There is a beauty to asymmetry, well, at least in playful systems. We may find facial symmetry arousing, but symmetry in game is just so normal. No matter which side of the monopoly board you are on, you play by the same rules as everybody else. It is the rare game like Android Netrunner, which features divergent rules for each player, that offers something special, something thematically rich and mechanically unique in the ways that it evokes satisfying play.
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This week, Jorge and I talked about Call of Duty: Ghosts on our podcast. At one point in the conversation, Jorge raised a good question: Why do Call of Duty games still have campaigns and who plays them? It’s difficulty to get solid numbers, but cobble together some sporadic achievement data as well as anecdotes from the community and it starts to seem possible that less than half of the people who played Black Ops 2 finished the single-player campaign. Seeing as how the game sold monstrously well and that its campaign was (in my opinion) much better than that of Ghosts, it seems safe to assume a similarly low completion rate.
This brings us back to Jorge’s “why and who” question. I am one of those people who play CoD largely for the campaign, and while I can’t speak for the masses, I think my experience represents some of the practical and philosophical reasons why single player persists in an environment dominated by multiplayer. I’ll start with the practical aspect and work my way towards wild philosophical speculation.
According to a recent interview with VG247, Beyond: Two Souls Writer and Director David Cage very much considers his latest game as a discrete experience from Heavy Rain: “We didn’t try to replicate Heavy Rain, because we would have just done Heavy Rain 2. We really wanted to create an experience that would be different.” The game does diverge in places dramatically from its predecessors. Cage has critical reasons to separate the two titles. Over the years, Cage has built up a healthy group of naysayers and critics, partially for his overly-optimistic faith in “more pixels” and partially for his heavy reliance on cinematic design choices in his games.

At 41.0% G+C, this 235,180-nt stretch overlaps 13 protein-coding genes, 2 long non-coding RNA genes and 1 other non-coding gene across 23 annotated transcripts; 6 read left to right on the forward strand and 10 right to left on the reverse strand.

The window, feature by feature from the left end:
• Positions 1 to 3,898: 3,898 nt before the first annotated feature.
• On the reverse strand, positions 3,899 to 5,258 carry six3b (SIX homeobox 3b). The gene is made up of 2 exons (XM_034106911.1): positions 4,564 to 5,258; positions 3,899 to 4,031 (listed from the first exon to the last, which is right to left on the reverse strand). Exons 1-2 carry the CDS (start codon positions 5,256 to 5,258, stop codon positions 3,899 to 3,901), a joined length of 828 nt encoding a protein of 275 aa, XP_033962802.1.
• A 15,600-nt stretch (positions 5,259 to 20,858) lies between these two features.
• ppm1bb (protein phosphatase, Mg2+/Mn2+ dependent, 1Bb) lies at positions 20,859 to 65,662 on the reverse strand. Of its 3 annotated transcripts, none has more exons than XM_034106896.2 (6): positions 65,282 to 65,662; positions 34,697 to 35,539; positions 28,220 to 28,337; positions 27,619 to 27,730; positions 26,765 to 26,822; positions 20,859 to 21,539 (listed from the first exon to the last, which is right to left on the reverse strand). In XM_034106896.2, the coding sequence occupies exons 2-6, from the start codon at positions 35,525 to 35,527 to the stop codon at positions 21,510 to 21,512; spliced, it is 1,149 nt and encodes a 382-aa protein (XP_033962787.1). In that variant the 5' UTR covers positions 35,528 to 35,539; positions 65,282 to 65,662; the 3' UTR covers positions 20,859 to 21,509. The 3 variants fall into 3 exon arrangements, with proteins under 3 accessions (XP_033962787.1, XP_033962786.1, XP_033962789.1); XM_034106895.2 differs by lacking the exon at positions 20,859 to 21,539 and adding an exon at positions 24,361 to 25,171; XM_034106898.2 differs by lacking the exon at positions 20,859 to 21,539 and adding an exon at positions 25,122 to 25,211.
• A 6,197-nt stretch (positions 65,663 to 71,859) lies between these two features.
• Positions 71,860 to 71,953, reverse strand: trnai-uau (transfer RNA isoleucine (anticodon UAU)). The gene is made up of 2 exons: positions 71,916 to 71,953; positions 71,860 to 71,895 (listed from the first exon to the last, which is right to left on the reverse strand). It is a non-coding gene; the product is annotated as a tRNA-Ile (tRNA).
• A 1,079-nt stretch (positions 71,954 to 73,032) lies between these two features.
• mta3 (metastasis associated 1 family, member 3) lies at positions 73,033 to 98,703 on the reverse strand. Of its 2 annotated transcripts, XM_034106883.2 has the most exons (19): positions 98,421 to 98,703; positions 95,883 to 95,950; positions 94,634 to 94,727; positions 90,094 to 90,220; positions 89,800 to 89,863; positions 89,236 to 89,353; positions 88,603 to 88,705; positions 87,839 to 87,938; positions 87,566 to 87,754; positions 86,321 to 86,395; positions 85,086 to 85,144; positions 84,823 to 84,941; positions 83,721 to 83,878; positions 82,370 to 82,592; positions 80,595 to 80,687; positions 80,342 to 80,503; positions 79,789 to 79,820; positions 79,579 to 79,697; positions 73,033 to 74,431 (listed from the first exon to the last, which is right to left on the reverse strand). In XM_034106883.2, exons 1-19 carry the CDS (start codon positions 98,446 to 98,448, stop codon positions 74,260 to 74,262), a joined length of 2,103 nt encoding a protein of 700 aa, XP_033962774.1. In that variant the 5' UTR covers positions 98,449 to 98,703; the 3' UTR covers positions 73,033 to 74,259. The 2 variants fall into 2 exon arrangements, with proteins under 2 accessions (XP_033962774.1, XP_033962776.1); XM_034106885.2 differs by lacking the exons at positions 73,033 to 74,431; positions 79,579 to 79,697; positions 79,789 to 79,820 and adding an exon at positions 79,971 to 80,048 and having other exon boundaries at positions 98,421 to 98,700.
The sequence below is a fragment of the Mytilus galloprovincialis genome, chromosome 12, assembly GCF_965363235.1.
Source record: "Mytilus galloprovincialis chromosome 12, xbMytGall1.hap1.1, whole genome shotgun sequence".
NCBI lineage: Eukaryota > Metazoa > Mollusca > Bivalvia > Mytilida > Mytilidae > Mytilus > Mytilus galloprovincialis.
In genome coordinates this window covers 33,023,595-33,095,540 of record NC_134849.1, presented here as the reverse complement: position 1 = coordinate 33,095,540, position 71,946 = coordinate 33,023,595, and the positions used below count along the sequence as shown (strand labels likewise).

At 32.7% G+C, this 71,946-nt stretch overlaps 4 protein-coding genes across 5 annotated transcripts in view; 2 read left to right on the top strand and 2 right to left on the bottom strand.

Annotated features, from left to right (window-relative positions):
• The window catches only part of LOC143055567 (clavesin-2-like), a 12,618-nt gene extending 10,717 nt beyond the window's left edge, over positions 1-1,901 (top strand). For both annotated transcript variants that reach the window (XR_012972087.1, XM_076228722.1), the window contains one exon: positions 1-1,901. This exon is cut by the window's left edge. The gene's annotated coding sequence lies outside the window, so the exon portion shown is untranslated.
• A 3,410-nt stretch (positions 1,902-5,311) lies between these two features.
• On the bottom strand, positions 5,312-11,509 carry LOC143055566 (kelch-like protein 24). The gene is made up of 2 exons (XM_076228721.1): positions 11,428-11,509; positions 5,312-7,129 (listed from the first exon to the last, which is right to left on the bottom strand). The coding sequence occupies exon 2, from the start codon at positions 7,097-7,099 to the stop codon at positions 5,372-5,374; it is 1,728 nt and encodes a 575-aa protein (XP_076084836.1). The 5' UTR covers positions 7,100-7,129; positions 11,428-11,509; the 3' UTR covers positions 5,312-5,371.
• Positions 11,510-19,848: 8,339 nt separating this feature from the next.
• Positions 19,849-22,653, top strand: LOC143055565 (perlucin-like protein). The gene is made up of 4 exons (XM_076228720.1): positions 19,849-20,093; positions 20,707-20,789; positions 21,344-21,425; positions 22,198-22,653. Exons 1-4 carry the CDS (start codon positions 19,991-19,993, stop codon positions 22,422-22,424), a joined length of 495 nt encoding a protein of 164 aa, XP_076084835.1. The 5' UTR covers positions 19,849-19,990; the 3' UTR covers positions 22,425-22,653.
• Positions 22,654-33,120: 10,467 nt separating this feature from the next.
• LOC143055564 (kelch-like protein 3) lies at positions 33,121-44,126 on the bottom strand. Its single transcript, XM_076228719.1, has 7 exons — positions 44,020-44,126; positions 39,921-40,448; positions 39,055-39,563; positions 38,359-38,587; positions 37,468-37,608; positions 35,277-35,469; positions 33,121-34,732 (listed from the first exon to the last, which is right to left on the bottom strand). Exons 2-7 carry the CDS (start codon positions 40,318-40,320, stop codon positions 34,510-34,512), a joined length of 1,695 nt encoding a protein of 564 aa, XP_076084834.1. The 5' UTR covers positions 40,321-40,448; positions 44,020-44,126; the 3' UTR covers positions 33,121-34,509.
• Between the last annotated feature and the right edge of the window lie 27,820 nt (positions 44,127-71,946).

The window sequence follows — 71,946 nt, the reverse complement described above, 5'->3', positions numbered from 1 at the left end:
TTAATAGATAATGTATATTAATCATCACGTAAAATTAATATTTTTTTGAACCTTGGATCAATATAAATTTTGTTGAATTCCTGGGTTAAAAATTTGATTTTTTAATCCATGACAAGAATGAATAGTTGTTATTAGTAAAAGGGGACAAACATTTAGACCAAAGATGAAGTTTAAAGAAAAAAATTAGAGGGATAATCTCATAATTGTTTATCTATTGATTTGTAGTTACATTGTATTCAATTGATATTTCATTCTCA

However, we do the game a disservice by thinking of Beyond independently from Heavy Rain. What can appear arbitrary or strange in Beyond is better understood as a response to or evolution of ideas implemented in Heavy Rain. As a companion piece, it is easier to appreciate Beyond as an improvement for Cage and an evolution in his body of work, contentious though it may be.
For me, the fall season is television season. Due to football season and the return of the scant few broadcast television shows I still watch, most of my live television time is concentrated over the span of a few months. When it comes time to bust out the antenna (you guessed it: I’m one of those cut-the-cable, streaming-site techno hippies), it’s not just a return to shows and sports. It’s a return to advertising. I only half-jokingly tell people that this is the time of year when I get back in touch with the consumer landscape. Which deodorant has the quirkiest commercial? What does my choice in a luxury sedan say about me? Do I need to hit my doctor up for any new drugs? And of course: what are the video games I need to buy?
I expected this year to be a heavy year for video game advertisement. Fall is blockbuster season in general and this is a new console launch year, so the game companies have plenty to advertise. While I have seen quite a few video game commercials, they haven’t been what I expected.
Set in a world populated by fairy tale princesses and monsters, Fables is not an immediately attractive comic series to most readers, particularly those who have grown accustomed to vampire-romance dramas and their ilk. In fact, Bill Willingham’s work is not just mature, it is shockingly dark and and often tragic. The series holds its own among the more adult works in the genre. Coming off of The Walking Dead adaption then, Telltale is a natural steward for the characters and the world of Fables.
With the bar set so high by The Walking Dead, The Wolf Among Us has a lot to prove. Not only is it a new franchise to adapt, with its own lore and style, but both Sean Vanaman and Jake Rodkin, the two co-writers and project leads on The Walking Dead, have moved on to another project. The team must walk a fine line between satiating their fan base and deviating enough from The Walking Dead so as to distinguish their newest title both thematically and mechanically.